Christian Renold, CEO of E. Thomann, explains why the long-established company is among the first movers with regard to issuing QR-bills.
E. Thomann AG stands for 75 years’ experience with carpentry solutions for kitchens, windows, and doors – and also for innovation. This is not just because the long-established company is also home to a cooking school that offers steam cooker, teppanyaki, and wok courses in normal times. The family company is also breaking new ground when it comes to accounting.
Mr. Renold, what motivated you to change over to the QR-bill so quickly as an invoice issuer?
Christian Renold: To start with, we were a little skeptical of course, because the existing payment slips were part of everyday life and all our customers knew how to handle them. I also had the feeling that QR codes were something just for younger people who wanted to get certain information fast. But then it was clearly communicated to us by the banking world that the QR-bill would be mandatory in the future. For this reason, we took the opportunity to attend an information event organized by our house bank. What we heard there cleared away our concerns and uncertainties and we then decided on a consistent changeover as of 1 July 2020.
How many invoices do you send with payment slips and how many as QR-bills?
Renold: Since 1 July 2020, we’ve been sending only QR-bills to our customers. They didn’t have any problems with the new format, as familiar information such as the IBAN is contained on the invoices. There was just one older lady recently who wanted to know how she should pay this invoice, as she didn’t own a computer.
According to a study by the University of Applied Sciences and Arts in Northwestern Switzerland (FHNW), it costs a SME more than four francs to issue a paper invoice. To what extent is the QR-bill cheaper for you?
Renold: With regard to the cost of issuing a customer invoice, our experiences were more or less the same. However, we don’t expect any significant cost savings with the QR-bill, as we already print in black and white on preprinted letter paper. This looks a little more elegant and is intended to emphasize our quality craftsmanship.
What is the ratio of the changeover costs incurred to the expected benefits?
Renold: We see the greatest benefit for our company in relation to incoming supplier invoices. By scanning the QR code with a reading device, we can automatically transfer all the information from these invoices to accounts payable, which saves us a lot of time during processing. The cost of this changeover could be kept within limits, as we already worked with an accounts payable module beforehand. For this reason, the benefits very clearly outweigh the downsides in the long term. With regard to outgoing customer invoices, we don’t have any direct financial benefit. But I think that by using the QR-bill we can convey an innovative image to our customers.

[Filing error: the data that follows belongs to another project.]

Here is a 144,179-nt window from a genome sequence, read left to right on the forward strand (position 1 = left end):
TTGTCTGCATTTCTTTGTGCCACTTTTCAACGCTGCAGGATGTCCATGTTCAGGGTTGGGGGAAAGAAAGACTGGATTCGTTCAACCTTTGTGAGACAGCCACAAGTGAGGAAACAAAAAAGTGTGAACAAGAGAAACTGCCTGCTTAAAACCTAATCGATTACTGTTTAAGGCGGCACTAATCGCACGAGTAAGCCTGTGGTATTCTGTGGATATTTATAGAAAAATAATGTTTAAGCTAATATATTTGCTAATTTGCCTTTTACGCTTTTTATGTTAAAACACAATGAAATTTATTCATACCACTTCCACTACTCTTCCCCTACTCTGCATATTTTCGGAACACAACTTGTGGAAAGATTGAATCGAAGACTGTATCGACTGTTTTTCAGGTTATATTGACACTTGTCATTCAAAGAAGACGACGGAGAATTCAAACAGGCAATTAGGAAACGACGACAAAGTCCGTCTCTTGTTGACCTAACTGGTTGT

What role does digitalization play for your business in general?
Renold: Digitalization is becoming increasingly important at our company, too. Above all, the challenging conditions during the coronavirus have made it clear that digitalized data have a major advantage. The sales team had to work from home in some cases, and viewings were very difficult to organize. We benefited here from the existing infrastructure while also further expanding our digital work methods. For example, our customers can now take a virtual tour of their new kitchen or dressing room using a cloud solution.
And what significance does the digitalization of payment transactions have?
Renold: I see this as a piece of the puzzle for generally increasing efficiency in administration. It is intended to make our day-to-day work easier and faster, thus freeing up time for other tasks. In the fall, we will purchase a new ERP system in which the connection of accounts payable will also bring advantages with regard to project monitoring. For example, invoices will be allocated directly to projects, meaning that interim calculations, final costing, and project invoicing can be carried out faster and more easily.
When and by whom were you informed that the QR-bill was to be introduced?
Renold: As far as I can recall, we were already informed about the upcoming changeover by our principal banks and by the financial press around a year ago. We subsequently asked the banks from time to time what the current status was, so that we wouldn’t miss anything. As I mentioned, our house bank’s information event on this topic was then particularly useful to us.
How did you prepare your processes and systems for the QR-bill?
Renold: We had already purchased an invoice scanner that could read QR codes. The company that administers the accounting system then linked accounts payable accordingly. Prior to 1 July, we received “QR payment slips” for our customer invoices from the bank. We did not have to adjust any other processes for the time being. All in all, the changeover was not time-consuming for us.
How do you receive the invoices?
Renold: At the moment, we still receive around 95 per cent of invoices in the traditional format (paper and payment slip), while the rest are sent to us as e-mail invoices. Unfortunately, we still always print out the e-mail invoices, as we manage our accounting archive with physical copies and the invoices have to be viewed by the orderer. Surprisingly, we still only received very few QR-bills in July. This may be to do with remaining supplies of “old” payment slips.
Interview: Gabriel Juri, SIX products & services, September 2020, Clearit
Last modification 30.09.2020